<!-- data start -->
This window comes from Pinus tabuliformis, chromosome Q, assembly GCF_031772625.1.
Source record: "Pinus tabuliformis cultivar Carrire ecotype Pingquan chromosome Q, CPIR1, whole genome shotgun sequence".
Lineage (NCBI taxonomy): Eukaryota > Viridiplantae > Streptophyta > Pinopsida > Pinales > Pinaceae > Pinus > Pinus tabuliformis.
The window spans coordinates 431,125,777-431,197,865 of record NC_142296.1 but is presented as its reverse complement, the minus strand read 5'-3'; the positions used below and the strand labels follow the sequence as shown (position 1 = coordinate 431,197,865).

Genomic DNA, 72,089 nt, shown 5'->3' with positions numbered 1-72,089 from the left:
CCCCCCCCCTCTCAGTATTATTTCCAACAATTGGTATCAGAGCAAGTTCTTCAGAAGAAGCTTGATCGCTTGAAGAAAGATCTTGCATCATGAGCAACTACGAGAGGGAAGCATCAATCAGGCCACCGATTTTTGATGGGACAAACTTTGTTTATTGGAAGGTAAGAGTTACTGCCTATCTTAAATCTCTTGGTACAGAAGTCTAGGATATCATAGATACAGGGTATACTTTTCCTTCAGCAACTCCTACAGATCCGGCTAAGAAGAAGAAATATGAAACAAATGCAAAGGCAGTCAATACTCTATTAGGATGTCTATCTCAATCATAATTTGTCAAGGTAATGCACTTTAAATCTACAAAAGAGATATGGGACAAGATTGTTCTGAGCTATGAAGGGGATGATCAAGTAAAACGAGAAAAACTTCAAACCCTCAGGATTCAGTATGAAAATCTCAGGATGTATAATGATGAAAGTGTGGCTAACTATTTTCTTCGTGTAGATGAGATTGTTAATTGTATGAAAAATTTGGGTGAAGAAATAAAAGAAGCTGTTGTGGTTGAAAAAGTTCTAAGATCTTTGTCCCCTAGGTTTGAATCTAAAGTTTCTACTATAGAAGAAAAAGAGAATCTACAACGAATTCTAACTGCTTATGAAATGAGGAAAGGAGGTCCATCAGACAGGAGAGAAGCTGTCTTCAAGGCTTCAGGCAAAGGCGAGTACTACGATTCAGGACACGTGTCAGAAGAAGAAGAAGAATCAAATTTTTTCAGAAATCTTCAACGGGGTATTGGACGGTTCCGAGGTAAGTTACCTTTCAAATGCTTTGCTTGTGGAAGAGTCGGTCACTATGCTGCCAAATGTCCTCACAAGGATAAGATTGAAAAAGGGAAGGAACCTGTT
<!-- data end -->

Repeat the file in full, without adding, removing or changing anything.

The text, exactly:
This window comes from Pinus tabuliformis, chromosome Q, assembly GCF_031772625.1.
Source record: "Pinus tabuliformis cultivar Carrire ecotype Pingquan chromosome Q, CPIR1, whole genome shotgun sequence".
Lineage (NCBI taxonomy): Eukaryota > Viridiplantae > Streptophyta > Pinopsida > Pinales > Pinaceae > Pinus > Pinus tabuliformis.
The window spans coordinates 431,125,777-431,197,865 of record NC_142296.1 but is presented as its reverse complement, the minus strand read 5'-3'; the positions used below and the strand labels follow the sequence as shown (position 1 = coordinate 431,197,865).

Genomic DNA, 72,089 nt, shown 5'->3' with positions numbered 1-72,089 from the left:
CCCCCCCCCTCTCAGTATTATTTCCAACAATTGGTATCAGAGCAAGTTCTTCAGAAGAAGCTTGATCGCTTGAAGAAAGATCTTGCATCATGAGCAACTACGAGAGGGAAGCATCAATCAGGCCACCGATTTTTGATGGGACAAACTTTGTTTATTGGAAGGTAAGAGTTACTGCCTATCTTAAATCTCTTGGTACAGAAGTCTAGGATATCATAGATACAGGGTATACTTTTCCTTCAGCAACTCCTACAGATCCGGCTAAGAAGAAGAAATATGAAACAAATGCAAAGGCAGTCAATACTCTATTAGGATGTCTATCTCAATCATAATTTGTCAAGGTAATGCACTTTAAATCTACAAAAGAGATATGGGACAAGATTGTTCTGAGCTATGAAGGGGATGATCAAGTAAAACGAGAAAAACTTCAAACCCTCAGGATTCAGTATGAAAATCTCAGGATGTATAATGATGAAAGTGTGGCTAACTATTTTCTTCGTGTAGATGAGATTGTTAATTGTATGAAAAATTTGGGTGAAGAAATAAAAGAAGCTGTTGTGGTTGAAAAAGTTCTAAGATCTTTGTCCCCTAGGTTTGAATCTAAAGTTTCTACTATAGAAGAAAAAGAGAATCTACAACGAATTCTAACTGCTTATGAAATGAGGAAAGGAGGTCCATCAGACAGGAGAGAAGCTGTCTTCAAGGCTTCAGGCAAAGGCGAGTACTACGATTCAGGACACGTGTCAGAAGAAGAAGAAGAATCAAATTTTTTCAGAAATCTTCAACGGGGTATTGGACGGTTCCGAGGTAAGTTACCTTTCAAATGCTTTGCTTGTGGAAGAGTCGGTCACTATGCTGCCAAATGTCCTCACAAGGATAAGATTGAAAAAGGGAAGGAACCTGTT